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Nanometric wrinkles and artificial fingerprints, two anti-counterfeiting tools

Published on 12 November 2020
By melting a thin layer of material onto an object, CEA-Leti researchers can produce a micrometric pattern, resulting in a unique non-reproducible artificial fingerprint. This holds excellent potential for creating anti-counterfeiting labels on processors, jewelry, watches, and other valuables. 
  • The concept of anti-counterfeiting labels produced by a filler material is not new. Other teams have tried this, using fine polymer or metal layers over the object that requires protection. But the size of ensuing patterns was not satisfactory. They were either nanometric, but only decipherable using a scanning electron microscope. Or they were millimetric, and not discreet enough. 
Our patterns strike just the right balance," explains Pierre Noé of CEA-Leti. Their wrinkles are a few dozen nanometers high and feature micrometric periodicity. They can be read using a simple binocular magnifier, or a smartphone equipped with a lens

Impossible to reproduce, yet easy to recognize

  • How are they produced? By melting a thin film (100 nm) of germanium-based amorphous chalcogenide using a laser pulse. It is first covered with a very fine, rigid layer of a dielectric material such as silicon nitride, widely used in the microelectronics industry. Once deposited on the molten chalcogenide film, the dielectric expands, slackens, and forms randomly shaped and oriented wrinkles. The best equipped forger would never be able to duplicate them.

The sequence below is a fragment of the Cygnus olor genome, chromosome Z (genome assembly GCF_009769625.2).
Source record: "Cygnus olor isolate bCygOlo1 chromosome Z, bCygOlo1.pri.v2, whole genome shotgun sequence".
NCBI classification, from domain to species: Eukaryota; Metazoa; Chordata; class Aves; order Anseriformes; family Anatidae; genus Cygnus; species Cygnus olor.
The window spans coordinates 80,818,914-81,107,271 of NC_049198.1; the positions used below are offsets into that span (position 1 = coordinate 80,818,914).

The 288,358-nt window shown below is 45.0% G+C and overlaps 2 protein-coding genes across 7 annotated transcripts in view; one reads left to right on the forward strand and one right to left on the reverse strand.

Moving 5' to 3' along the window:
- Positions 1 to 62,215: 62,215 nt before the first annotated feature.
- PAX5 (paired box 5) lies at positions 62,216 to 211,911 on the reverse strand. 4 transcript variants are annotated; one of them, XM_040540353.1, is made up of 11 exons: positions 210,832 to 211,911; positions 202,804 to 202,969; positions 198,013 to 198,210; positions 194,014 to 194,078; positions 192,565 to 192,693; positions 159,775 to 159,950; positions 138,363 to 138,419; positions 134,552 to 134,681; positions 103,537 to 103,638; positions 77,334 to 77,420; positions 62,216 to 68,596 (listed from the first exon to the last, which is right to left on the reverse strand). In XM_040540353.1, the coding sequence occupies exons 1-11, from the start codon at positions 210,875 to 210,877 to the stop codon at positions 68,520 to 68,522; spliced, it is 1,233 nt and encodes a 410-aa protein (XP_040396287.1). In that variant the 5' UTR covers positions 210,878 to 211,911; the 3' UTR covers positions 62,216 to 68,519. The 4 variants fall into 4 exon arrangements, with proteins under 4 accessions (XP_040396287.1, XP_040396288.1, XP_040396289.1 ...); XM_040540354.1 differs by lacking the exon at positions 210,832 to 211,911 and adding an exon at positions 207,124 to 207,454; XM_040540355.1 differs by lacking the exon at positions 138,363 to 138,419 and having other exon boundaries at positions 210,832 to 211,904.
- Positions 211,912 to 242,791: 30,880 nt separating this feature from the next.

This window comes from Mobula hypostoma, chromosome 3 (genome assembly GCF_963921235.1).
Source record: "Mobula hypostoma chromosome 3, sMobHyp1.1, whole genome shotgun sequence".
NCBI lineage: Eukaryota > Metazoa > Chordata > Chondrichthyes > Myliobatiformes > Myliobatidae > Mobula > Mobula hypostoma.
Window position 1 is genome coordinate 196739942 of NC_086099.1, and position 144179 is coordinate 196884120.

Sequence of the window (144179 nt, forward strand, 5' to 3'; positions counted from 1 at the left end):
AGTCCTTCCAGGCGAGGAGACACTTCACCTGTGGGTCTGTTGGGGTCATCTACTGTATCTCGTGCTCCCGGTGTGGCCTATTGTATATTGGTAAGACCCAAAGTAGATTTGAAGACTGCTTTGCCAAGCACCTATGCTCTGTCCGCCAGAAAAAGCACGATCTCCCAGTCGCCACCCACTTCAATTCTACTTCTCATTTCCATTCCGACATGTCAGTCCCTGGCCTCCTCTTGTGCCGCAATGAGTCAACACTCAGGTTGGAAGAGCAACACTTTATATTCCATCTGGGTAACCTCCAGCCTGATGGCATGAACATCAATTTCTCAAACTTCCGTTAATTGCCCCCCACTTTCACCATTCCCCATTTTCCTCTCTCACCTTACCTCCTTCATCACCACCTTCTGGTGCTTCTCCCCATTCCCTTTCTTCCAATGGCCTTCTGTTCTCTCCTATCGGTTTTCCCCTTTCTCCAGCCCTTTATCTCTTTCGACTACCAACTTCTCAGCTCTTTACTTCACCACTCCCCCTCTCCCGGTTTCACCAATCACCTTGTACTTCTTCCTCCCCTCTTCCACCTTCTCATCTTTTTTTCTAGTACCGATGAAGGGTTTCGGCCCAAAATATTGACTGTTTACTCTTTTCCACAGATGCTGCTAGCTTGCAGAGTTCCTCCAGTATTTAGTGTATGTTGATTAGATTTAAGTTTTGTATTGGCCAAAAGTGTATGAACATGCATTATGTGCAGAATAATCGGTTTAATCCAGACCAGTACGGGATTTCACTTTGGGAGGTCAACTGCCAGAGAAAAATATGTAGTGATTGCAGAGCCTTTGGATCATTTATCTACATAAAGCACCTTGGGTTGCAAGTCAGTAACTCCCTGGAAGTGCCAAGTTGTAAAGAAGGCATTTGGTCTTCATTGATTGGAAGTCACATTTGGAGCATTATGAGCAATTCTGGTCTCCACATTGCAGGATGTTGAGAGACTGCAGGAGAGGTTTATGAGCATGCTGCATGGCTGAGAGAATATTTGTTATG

• However, these patterns are easy to recognize for authentication purposes. Researchers have verified this using two methods—a cross-correlation procedure and a neural network. In both cases, the observed pattern is compared to a reference image with a high recognition ratio, mostly under real conditions. 
  • These results, published in Advanced Materials were obtained as part of a PhD thesis at the Bordeaux-based CELIA* laboratory, in collaboration with CEA-Leti. They have already drawn interest from several manufacturers who design products that are targeted by counterfeiting, such as processors, watches, jewelry, or automotive spare parts.

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